Keynote: Women in Public Service conference
Hello everyone. It’s great to be here with you today. Thank you for your invitation to reflect on my career in public service, things I have learned and some thoughts for women looking at futures in public service.
Public service has taught me so much about women in leadership roles and fine-tuned skills that I use not only at work, but at home!
I have spent the past 28 years of my career in public service. The first 26 years with the Public Health Service – Indian Health Service and the past 2 ½ years as President/CEO of Blandin Foundation. For the first 48 years of my life, I was happily single and then married – what a change! My husband, ex-marine and avid fisherman, has a certain way of doing things – as do I! I have utilized negotiating skills and crafted compromise – no doubt about that!
Public service – we enter, I entered, wanted to make a positive difference, to do good – to have a part in healthy, vibrant growth of our communities.
Ladies, the leadership skills and unique perspectives that we bring do make all that happen.
I know from personal experience that the so-called “soft skills” many of us possess – the ability to build consensus, to craft compromise, an instinct for inclusion, and a desire to nurture and mentor youth and talent – these skills are not signs of weakness but a source of great strength.
“Nothing is so strong as gentleness, nothing so gentle as real strength.”
I have this quote hanging on my wall. Doesn’t that sound like many of us? You’d never know that’s a quote from the great Sioux warrior Sitting Bull.
We often say at the Blandin Foundation that leadership is something you have to do yourself but you can’t do it alone. I know that as leaders you have a wealth of experience to contribute.
Leaders are people who get things done. It doesn’t matter if we are part of a big organization with many employees or in a remote office – maybe in rural Minnesota. We have important roles to play as the communities we serve become more vibrant, resilient, healthy.
Public service is not for the faint hearted.
It takes leaders who understand and commit to the missions of our organizations. Public service takes leaders who have a vision for where we could be, listen and work with our communities as decisions are made, learn from challenging experiences, and there will be challenges, and who work hard, because there is always much to do!
As women, we know what hard work is, and you know what they say about Ginger Rogers – she did everything Fred Astaire did – only backwards and in high heels.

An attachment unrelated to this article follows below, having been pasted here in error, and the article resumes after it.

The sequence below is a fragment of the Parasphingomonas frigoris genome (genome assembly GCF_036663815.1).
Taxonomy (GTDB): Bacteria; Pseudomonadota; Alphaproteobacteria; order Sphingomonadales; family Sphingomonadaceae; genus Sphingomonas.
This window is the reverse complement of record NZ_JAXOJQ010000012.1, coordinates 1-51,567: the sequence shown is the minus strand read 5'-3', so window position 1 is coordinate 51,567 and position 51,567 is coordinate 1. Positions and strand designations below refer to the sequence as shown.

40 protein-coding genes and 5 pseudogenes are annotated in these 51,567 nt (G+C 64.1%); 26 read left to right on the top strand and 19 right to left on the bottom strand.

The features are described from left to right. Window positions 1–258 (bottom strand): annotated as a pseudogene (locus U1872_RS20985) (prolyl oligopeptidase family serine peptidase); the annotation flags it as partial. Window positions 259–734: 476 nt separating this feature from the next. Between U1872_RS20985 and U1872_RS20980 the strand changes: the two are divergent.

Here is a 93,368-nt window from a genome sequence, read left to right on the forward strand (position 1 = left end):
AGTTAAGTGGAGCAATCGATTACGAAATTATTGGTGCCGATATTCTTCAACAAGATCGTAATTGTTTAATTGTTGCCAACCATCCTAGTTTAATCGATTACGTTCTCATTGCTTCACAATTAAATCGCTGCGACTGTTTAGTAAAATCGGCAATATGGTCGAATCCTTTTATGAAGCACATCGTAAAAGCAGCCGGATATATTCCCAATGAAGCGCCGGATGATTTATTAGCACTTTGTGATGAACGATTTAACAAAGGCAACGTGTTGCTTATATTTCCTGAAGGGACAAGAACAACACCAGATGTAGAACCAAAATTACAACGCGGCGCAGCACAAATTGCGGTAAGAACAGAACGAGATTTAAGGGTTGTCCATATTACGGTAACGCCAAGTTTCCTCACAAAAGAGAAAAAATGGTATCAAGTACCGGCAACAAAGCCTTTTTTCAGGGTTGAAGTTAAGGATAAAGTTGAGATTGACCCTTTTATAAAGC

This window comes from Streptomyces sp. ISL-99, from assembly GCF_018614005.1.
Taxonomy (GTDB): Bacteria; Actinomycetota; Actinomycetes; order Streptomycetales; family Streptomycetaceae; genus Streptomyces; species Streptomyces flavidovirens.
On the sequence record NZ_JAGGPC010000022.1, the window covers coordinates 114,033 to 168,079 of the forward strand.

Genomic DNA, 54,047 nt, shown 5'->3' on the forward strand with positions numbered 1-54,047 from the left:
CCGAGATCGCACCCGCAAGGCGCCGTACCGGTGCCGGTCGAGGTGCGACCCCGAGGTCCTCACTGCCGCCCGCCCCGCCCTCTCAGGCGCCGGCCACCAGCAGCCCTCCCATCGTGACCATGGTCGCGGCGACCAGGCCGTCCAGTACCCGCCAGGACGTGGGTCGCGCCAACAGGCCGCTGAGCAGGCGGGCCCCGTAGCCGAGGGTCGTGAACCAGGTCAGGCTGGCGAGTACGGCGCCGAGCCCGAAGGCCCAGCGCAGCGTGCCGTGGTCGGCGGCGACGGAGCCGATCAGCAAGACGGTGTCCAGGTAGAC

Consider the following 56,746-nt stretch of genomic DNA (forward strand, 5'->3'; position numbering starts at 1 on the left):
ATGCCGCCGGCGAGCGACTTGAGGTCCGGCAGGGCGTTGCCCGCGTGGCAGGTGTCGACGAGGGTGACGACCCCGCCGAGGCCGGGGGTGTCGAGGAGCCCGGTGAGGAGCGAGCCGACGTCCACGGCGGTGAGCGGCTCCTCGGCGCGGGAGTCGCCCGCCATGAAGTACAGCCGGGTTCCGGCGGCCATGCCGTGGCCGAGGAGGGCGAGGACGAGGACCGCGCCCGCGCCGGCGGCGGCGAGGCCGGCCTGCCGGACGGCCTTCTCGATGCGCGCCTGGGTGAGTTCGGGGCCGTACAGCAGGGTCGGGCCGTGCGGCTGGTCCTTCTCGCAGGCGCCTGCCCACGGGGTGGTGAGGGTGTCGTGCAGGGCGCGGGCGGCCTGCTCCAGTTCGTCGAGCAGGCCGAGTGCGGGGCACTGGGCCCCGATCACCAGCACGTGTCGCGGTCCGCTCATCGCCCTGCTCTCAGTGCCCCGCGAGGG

And for those of us who serve the public, we also carry the responsibilities of stewardship and always a sense of urgency. We dance, if you will, with fervor and a strong hope for a positive change in the world.
Both as CEO of Blandin Foundation and in my 26 years with the Indian Health Service, I have seen, over and over again, that in order for the communities we serve to change, there must be hope!
The poet Emily Dickinson wrote, “Hope is the thing with feathers/that perches in the soul/and sings the tune without words/and never stops at all.”
Hope is believing that a different future is possible, for ourselves, our girls, our boys, our communities. Hope is being able to imagine what the future might be.
Wise leaders know that creating a shared vision for the future, a vision arising and embraced by the community, is the engine that powers change. People with hope accomplish amazing things.
In 2005, a 16 year old at Red Lake High School shot and killed 10 people and injured a dozen more. I was the lead in coordinating the Department of Health and Human Services response on the ground.
As an American Indian physician, senior executive and public servant, I saw the immediate challenges and needs. As a member of that community for years – growing up, graduating from Red Lake High School – I felt the pain and saw the raw emotions all around me…but leadership was needed – immediately.
Even in those days of terrible tragedy were the seeds of hope – the absolute commitment to protect the children, the urgency to comfort the families and community, the necessity to get the school back together, to create a promising future. The tribe, federal, state and private partners – we used all our leadership skills to work with and assist the community heal and emerge stronger than before – resilient and hopeful.
As women leaders in public service you have stories – your own stories in how you contribute your leadership to strengthen people, families, communities.
What would I say to young women contemplating leadership in public service?
1) Roll-up your sleeves, this is hard, magnificent work.
2) Be prepared to bring proudly to any table the special and unique skills that each of you possess.
- Ability to craft compromise
3) Be committed, bring passion.
4) Fan hope
5) Face challenges and learn from them.
Public service is an honor and privilege and well worth it.
Celebrate successes – and there will be many.
Women leaders – we can and we do make amazing differences.